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Looks like Tottenham have caught up with their north London rivals on another front.
Just as Arsenal have a station named after the club — aptly dubbed Arsenal — so too will Tottenham. After much pressure from the club, Overground station White Hart Lane looks set to be renamed Tottenham Hotspur.
According to The Guardian, Spurs are acting as if the name change is a done deal, whereas TfL says its still subject to a consultation. Is it just us who foresee a lot of prankster Arsenal and Chelsea fans writing all manner of complaints into the consultation to try and throw a spanner in the works?
Traditionally TfL is reluctant to let brands muscle in on the names of stations, but clearly there's been a change of heart in this case. Perhaps that's aided by the station's positioning. It's on the Overground instead of the tube, and a rather unloved section of the ginger line at that. Maybe it's just TfL trying to play fair. If Gillespie Road became Arsenal, isn't it only right that White Hart Lane becomes Tottenham Hotspur?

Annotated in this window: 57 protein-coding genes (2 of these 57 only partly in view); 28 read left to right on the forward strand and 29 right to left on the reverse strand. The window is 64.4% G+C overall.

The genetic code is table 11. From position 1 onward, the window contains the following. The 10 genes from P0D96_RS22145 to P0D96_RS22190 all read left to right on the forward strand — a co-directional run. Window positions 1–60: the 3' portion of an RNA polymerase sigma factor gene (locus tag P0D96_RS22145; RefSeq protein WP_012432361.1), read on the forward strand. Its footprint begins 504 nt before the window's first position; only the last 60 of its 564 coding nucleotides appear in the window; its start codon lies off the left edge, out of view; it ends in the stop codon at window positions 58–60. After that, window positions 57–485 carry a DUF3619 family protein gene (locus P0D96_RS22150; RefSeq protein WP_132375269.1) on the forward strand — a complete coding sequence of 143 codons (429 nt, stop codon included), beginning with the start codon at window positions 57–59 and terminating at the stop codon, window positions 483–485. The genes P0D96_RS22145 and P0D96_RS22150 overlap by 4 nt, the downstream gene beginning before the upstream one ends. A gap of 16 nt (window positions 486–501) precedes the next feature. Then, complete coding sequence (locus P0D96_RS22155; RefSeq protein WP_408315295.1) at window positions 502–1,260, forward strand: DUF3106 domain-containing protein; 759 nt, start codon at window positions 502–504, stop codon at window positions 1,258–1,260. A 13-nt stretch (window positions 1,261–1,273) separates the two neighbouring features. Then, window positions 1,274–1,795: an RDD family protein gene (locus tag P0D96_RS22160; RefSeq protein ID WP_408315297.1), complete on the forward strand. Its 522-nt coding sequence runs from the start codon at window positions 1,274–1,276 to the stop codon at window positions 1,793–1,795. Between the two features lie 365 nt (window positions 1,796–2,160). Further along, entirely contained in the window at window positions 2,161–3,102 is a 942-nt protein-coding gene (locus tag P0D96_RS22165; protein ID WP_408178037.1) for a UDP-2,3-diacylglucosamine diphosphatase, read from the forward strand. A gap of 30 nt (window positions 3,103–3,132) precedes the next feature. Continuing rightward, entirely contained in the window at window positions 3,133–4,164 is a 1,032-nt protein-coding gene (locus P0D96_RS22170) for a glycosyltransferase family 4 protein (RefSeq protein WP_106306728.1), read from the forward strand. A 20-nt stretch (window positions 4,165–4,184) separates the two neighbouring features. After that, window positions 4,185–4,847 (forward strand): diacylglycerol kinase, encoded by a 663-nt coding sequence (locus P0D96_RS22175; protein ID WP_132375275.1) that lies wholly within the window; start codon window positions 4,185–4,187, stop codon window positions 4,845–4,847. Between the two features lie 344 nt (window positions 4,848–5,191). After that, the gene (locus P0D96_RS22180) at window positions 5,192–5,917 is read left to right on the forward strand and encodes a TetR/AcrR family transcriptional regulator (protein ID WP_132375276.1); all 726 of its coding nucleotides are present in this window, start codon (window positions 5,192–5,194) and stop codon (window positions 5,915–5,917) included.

There are reports that TfL had been trying to make Tottenham pay at least £14.7 million for the renaming, but somehow the club looks to have managed to wrangle it for free — instead settling for a rather vague "unique brand partnership between TfL and Tottenham Hotspur".
Spurs saw the renaming of the station as a key part of its plans to sell the naming rights off for the new stadium — any remnants of the old name hanging around could lessen the appeal of owning the new name for a potential bidder.
If you've used White Hart Lane station recently then you can't fail to notice the amount of work that's been done to the surrounding area. Even the pavements around the station have been redone, all in anticipation of the new stadium. After months of delays the stadium is finally set to open, on 3 April against Crystal Palace. That does rely on the prior test events going well however, and given this project's track record, there's no guarantee of that.